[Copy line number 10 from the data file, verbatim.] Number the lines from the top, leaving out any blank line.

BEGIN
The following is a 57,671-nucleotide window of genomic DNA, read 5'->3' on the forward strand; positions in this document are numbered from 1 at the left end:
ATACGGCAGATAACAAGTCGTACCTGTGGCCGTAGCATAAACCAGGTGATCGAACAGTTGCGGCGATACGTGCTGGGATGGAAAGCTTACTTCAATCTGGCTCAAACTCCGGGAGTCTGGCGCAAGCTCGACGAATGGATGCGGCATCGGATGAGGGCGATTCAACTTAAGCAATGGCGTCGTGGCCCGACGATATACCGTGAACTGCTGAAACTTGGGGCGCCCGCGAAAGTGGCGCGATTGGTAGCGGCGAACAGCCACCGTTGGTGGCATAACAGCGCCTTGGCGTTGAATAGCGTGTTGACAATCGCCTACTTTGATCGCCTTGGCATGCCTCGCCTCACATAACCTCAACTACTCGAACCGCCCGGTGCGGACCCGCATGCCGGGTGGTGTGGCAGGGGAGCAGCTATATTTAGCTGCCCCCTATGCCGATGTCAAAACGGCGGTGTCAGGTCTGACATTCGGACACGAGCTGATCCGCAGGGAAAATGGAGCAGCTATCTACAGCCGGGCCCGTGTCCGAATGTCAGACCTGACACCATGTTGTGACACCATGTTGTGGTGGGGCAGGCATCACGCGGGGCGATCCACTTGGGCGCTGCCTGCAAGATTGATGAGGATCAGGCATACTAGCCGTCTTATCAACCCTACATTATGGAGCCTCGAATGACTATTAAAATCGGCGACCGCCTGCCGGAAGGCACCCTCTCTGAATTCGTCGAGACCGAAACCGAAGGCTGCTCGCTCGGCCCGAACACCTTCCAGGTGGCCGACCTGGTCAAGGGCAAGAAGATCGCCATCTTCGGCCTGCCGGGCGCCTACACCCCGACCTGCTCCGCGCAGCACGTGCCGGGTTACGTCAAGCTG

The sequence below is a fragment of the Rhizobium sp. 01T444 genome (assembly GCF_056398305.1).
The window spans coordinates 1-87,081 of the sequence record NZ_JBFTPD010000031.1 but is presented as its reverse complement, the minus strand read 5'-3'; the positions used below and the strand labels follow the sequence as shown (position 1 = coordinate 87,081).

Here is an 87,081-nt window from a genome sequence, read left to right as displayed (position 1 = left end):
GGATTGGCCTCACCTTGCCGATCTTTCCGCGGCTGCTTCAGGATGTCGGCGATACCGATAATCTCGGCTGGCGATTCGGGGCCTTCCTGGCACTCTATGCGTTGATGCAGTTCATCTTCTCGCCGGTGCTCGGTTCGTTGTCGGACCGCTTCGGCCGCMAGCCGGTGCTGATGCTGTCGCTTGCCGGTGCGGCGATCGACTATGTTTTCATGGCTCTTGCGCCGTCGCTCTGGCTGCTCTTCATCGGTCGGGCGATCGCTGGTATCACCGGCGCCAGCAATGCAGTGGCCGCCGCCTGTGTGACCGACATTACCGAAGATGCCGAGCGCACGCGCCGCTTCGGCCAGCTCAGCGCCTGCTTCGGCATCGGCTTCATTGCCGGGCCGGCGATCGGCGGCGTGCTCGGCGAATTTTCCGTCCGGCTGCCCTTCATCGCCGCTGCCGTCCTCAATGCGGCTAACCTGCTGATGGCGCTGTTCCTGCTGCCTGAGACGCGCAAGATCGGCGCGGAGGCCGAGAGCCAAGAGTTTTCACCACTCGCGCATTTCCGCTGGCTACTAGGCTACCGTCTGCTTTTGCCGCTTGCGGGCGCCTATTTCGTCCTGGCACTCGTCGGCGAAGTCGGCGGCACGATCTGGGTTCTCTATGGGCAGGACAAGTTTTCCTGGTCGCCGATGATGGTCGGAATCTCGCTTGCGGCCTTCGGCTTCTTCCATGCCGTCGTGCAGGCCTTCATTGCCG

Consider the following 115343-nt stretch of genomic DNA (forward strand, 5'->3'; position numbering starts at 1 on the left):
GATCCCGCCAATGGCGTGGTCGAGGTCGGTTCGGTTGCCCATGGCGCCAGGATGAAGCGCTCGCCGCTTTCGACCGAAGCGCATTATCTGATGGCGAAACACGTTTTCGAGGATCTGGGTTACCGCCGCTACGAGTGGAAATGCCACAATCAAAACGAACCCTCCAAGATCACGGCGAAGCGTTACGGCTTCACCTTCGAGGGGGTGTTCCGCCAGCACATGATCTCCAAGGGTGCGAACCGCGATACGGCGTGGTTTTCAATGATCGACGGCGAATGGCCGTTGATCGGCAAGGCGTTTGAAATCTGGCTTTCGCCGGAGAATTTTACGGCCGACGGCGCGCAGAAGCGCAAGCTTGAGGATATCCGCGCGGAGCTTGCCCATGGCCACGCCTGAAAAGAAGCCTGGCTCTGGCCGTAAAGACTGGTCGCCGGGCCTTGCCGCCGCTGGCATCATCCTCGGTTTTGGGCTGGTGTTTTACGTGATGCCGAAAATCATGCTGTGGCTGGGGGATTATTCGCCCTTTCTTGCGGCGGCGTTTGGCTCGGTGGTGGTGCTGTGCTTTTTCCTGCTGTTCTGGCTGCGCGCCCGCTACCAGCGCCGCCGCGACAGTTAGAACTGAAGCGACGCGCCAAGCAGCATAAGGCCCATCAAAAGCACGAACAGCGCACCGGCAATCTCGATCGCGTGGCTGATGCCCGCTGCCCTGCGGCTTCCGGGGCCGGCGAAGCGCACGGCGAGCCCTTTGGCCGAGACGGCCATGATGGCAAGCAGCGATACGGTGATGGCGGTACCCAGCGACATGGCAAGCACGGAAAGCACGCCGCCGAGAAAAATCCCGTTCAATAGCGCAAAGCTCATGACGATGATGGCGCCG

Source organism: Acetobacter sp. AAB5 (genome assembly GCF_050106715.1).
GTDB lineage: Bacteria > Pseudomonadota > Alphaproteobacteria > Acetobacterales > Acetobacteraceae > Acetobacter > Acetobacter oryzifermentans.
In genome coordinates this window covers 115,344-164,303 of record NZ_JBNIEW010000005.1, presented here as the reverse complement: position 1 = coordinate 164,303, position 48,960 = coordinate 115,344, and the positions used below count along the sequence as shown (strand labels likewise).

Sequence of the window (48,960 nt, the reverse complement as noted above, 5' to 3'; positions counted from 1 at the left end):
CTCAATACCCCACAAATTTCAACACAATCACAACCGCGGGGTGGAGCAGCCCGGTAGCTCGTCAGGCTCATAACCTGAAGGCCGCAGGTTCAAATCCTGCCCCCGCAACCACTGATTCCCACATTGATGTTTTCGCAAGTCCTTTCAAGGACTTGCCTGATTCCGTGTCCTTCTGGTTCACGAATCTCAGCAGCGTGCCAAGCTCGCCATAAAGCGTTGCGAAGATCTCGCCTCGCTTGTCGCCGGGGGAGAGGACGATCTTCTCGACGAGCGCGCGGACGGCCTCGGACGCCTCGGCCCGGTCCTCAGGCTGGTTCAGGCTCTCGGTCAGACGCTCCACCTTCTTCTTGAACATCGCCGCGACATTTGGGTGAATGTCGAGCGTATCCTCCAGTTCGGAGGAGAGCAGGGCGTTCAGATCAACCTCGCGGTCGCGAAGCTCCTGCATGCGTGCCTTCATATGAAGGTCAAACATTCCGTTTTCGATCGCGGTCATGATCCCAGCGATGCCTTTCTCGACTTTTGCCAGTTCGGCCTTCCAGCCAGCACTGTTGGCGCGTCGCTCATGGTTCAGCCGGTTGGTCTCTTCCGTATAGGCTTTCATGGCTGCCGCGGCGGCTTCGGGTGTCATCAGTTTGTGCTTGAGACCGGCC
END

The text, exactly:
GTDB lineage: Bacteria > Pseudomonadota > Alphaproteobacteria > Acetobacterales > Acetobacteraceae > Acetobacter > Acetobacter oryzifermentans.